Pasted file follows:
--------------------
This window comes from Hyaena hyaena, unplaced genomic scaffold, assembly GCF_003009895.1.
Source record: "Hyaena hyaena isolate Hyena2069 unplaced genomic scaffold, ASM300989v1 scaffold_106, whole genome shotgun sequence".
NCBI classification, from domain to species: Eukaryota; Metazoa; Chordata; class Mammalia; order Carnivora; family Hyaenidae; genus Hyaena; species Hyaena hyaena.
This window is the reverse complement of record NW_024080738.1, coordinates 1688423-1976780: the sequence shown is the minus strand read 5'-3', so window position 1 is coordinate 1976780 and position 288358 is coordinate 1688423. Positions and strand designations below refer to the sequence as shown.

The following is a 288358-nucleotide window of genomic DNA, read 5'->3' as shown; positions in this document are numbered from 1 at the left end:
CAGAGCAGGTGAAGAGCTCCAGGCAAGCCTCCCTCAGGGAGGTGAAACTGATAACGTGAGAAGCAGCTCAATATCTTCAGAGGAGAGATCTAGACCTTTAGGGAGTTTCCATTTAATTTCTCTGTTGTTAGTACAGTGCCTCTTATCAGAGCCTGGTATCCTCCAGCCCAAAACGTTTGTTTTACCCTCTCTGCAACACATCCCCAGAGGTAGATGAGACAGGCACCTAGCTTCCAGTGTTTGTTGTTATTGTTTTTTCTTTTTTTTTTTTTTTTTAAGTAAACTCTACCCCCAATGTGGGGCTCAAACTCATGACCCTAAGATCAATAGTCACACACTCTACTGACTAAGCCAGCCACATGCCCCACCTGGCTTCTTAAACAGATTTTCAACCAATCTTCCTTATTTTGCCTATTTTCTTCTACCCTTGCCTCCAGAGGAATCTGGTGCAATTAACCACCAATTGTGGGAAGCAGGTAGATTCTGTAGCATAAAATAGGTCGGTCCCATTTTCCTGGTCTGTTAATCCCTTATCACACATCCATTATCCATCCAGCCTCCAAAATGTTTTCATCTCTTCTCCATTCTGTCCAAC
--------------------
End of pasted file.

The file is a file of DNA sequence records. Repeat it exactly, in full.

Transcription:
This window comes from Hyaena hyaena, unplaced genomic scaffold, assembly GCF_003009895.1.
Source record: "Hyaena hyaena isolate Hyena2069 unplaced genomic scaffold, ASM300989v1 scaffold_106, whole genome shotgun sequence".
NCBI classification, from domain to species: Eukaryota; Metazoa; Chordata; class Mammalia; order Carnivora; family Hyaenidae; genus Hyaena; species Hyaena hyaena.
This window is the reverse complement of record NW_024080738.1, coordinates 1688423-1976780: the sequence shown is the minus strand read 5'-3', so window position 1 is coordinate 1976780 and position 288358 is coordinate 1688423. Positions and strand designations below refer to the sequence as shown.

The following is a 288358-nucleotide window of genomic DNA, read 5'->3' as shown; positions in this document are numbered from 1 at the left end:
CAGAGCAGGTGAAGAGCTCCAGGCAAGCCTCCCTCAGGGAGGTGAAACTGATAACGTGAGAAGCAGCTCAATATCTTCAGAGGAGAGATCTAGACCTTTAGGGAGTTTCCATTTAATTTCTCTGTTGTTAGTACAGTGCCTCTTATCAGAGCCTGGTATCCTCCAGCCCAAAACGTTTGTTTTACCCTCTCTGCAACACATCCCCAGAGGTAGATGAGACAGGCACCTAGCTTCCAGTGTTTGTTGTTATTGTTTTTTCTTTTTTTTTTTTTTTTTAAGTAAACTCTACCCCCAATGTGGGGCTCAAACTCATGACCCTAAGATCAATAGTCACACACTCTACTGACTAAGCCAGCCACATGCCCCACCTGGCTTCTTAAACAGATTTTCAACCAATCTTCCTTATTTTGCCTATTTTCTTCTACCCTTGCCTCCAGAGGAATCTGGTGCAATTAACCACCAATTGTGGGAAGCAGGTAGATTCTGTAGCATAAAATAGGTCGGTCCCATTTTCCTGGTCTGTTAATCCCTTATCACACATCCATTATCCATCCAGCCTCCAAAATGTTTTCATCTCTTCTCCATTCTGTCCAAC